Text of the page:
There are only two names that I don't know on this list, Sykes and Williams; there are several that are certainly non-starters, Liddy Dole, for instance; and a few certain to provoke outrage on the left, but probably not enough to stop them from being confirmed after a hearty fight, like Wilkinson.

But there are two names that would start an outright war: Ted Olson and Janice Rogers Brown. If either one of these is the nominee, the Democrats will have no choice but to fight to the last man. My assumption, however, is that with approval ratings in the mid to low 40's, the White House will want to avoid an outright war that could end up crippling the rest of Junior's term, so I'm sticking with my earlier pick: Edith Jones, from the Fifth Circuit. (But Lord knows that I have been wrong about this White House before.)

London Calling








We are all Londoners today.

Wednesday, July 06, 2005

You Can't Be Only a Little Bit Pregnant or Corrupt

This New York Times article describing the free meals that lobbyist Jack Abramoff provided to members of Congress is certainly not the most damning news piece that has been published, but it does go to show just how clubby the atmosphere in Washington can be. (My favorite part is Chistopher Cox defending his free meals from his friend, Jack.)

I know that it can be difficult at time being a Member of Congress, especially financially for some, but the difficulties are part of the whole package. The rules are in place for a reason, and the reason is simple -- to protect the integrity of Congress and the United States government, and to assure the citizens that their Congress isn't for sale for a $74 steak.

A Quote to Ponder

"Just as the President has a right to nominate without assigning reasons, so has the Senate a right to dissent without giving theirs."

-- President George Washington, quoted in The Papers of George Washington, p. 401.

(Hat Tip - Political Wire)

Monday, July 04, 2005

Happy Fourth of July

IN CONGRESS, July 4, 1776.

The unanimous Declaration of the thirteen united States of America,
When in the Course of human events, it becomes necessary for one people to dissolve the political bands which have connected them with another, and to assume among the powers of the earth, the separate and equal station to which the Laws of Nature and of Nature's God entitle them, a decent respect to the opinions of mankind requires that they should declare the causes which impel them to the separation.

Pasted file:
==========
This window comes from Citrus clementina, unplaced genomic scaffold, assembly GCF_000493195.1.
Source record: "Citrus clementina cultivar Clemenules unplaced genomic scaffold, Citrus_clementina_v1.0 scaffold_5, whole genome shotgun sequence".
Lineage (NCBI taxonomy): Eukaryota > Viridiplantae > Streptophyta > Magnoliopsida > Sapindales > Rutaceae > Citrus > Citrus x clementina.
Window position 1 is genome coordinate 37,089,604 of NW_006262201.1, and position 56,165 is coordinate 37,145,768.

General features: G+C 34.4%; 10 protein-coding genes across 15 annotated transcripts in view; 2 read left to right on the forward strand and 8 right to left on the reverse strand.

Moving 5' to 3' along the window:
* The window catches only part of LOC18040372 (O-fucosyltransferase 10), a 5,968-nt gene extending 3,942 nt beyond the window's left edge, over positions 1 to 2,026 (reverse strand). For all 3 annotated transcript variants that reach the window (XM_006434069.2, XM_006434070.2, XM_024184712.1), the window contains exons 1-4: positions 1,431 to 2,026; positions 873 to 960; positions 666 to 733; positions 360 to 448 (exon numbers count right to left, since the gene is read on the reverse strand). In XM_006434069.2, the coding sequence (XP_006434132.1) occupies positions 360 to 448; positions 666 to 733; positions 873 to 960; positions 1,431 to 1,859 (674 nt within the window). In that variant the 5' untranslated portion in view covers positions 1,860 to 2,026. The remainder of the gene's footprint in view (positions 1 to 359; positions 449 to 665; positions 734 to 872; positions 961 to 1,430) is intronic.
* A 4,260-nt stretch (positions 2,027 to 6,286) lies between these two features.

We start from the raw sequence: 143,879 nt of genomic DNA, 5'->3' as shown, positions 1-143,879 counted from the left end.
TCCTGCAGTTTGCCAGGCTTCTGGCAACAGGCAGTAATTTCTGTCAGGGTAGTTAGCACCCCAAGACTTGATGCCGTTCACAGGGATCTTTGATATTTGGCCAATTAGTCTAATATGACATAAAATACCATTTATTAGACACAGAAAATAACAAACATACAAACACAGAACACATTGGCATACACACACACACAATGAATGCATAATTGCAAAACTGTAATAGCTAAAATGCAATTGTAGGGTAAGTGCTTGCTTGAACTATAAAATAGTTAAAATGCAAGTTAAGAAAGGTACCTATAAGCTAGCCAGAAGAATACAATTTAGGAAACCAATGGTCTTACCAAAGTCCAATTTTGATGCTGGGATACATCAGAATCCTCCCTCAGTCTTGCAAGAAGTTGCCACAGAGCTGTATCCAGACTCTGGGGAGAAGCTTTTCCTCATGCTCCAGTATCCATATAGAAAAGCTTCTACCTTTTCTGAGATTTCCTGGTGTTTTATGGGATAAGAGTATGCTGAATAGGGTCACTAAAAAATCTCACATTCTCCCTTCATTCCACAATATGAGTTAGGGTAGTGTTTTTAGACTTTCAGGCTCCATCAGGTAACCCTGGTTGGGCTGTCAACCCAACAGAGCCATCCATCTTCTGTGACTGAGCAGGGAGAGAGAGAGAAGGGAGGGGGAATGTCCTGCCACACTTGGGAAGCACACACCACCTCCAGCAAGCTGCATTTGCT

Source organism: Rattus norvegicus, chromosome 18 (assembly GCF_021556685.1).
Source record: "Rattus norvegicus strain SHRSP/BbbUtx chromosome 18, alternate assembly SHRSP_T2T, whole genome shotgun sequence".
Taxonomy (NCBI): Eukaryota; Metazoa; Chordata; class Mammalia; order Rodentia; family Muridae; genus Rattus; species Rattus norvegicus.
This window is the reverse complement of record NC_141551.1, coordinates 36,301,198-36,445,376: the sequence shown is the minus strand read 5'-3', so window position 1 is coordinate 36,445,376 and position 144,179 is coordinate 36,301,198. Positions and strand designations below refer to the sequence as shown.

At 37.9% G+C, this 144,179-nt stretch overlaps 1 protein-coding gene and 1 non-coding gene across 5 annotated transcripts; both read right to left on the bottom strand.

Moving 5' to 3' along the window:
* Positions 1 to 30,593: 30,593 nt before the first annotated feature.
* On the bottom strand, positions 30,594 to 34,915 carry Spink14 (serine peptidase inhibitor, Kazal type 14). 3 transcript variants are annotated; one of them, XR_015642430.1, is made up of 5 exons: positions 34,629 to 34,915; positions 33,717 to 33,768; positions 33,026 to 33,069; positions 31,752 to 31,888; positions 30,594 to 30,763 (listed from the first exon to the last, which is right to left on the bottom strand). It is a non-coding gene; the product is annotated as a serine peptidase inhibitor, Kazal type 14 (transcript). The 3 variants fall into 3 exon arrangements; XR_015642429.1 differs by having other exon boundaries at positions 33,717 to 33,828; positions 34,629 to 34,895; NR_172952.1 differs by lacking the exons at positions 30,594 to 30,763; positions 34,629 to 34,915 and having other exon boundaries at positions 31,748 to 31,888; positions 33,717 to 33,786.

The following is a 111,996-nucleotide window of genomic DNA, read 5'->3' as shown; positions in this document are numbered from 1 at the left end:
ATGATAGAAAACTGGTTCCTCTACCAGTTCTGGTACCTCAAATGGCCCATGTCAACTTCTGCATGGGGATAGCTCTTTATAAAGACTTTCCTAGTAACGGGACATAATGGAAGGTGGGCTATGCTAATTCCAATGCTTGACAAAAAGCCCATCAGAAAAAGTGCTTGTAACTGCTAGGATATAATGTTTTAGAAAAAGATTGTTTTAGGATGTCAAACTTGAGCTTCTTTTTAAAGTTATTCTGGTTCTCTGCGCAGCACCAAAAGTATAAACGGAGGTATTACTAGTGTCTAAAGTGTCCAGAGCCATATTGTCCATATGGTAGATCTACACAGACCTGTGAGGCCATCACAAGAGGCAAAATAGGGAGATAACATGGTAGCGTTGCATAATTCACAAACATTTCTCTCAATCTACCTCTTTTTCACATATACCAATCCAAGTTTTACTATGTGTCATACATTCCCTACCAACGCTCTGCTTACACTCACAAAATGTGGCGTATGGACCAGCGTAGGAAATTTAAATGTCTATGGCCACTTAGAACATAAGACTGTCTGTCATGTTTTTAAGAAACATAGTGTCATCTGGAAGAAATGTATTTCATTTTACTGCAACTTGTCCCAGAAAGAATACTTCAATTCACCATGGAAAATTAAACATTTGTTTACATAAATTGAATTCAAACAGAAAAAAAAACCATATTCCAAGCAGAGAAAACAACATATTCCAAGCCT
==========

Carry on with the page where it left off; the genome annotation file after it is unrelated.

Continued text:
We hold these truths to be self-evident, that all men are created equal, that they are endowed by their Creator with certain unalienable Rights, that among these are Life, Liberty and the pursuit of Happiness.--That to secure these rights, Governments are instituted among Men, deriving their just powers from the consent of the governed,

--That whenever any Form of Government becomes destructive of these ends, it is the Right of the People to alter or to abolish it, and to institute new Government, laying its foundation on such principles and organizing its powers in such form, as to them shall seem most likely to effect their Safety and Happiness. Prudence, indeed, will dictate that Governments long established should not be changed for light and transient causes; and accordingly all experience hath shewn, that mankind are more disposed to suffer, while evils are sufferable, than to right themselves by abolishing the forms to which they are accustomed. But when a long train of abuses and usurpations, pursuing invariably the same Object evinces a design to reduce them under absolute Despotism, it is their right, it is their duty, to throw off such Government, and to provide new Guards for their future security.--Such has been the patient sufferance of these Colonies; and such is now the necessity which constrains them to alter their former Systems of Government. The history of the present King of Great Britain is a history of repeated injuries and usurpations, all having in direct object the establishment of an absolute Tyranny over these States. To prove this, let Facts be submitted to a candid world.

He has refused his Assent to Laws, the most wholesome and necessary for the public good.
He has forbidden his Governors to pass Laws of immediate and pressing importance, unless suspended in their operation till his Assent should be obtained; and when so suspended, he has utterly neglected to attend to them.
He has refused to pass other Laws for the accommodation of large districts of people, unless those people would relinquish the right of Representation in the Legislature, a right inestimable to them and formidable to tyrants only.
He has called together legislative bodies at places unusual, uncomfortable, and distant from the depository of their public Records, for the sole purpose of fatiguing them into compliance with his measures.
He has dissolved Representative Houses repeatedly, for opposing with manly firmness his invasions on the rights of the people.He has refused for a long time, after such dissolutions, to cause others to be elected; whereby the Legislative powers, incapable of Annihilation, have returned to the People at large for their exercise; the State remaining in the mean time exposed to all the dangers of invasion from without, and convulsions within.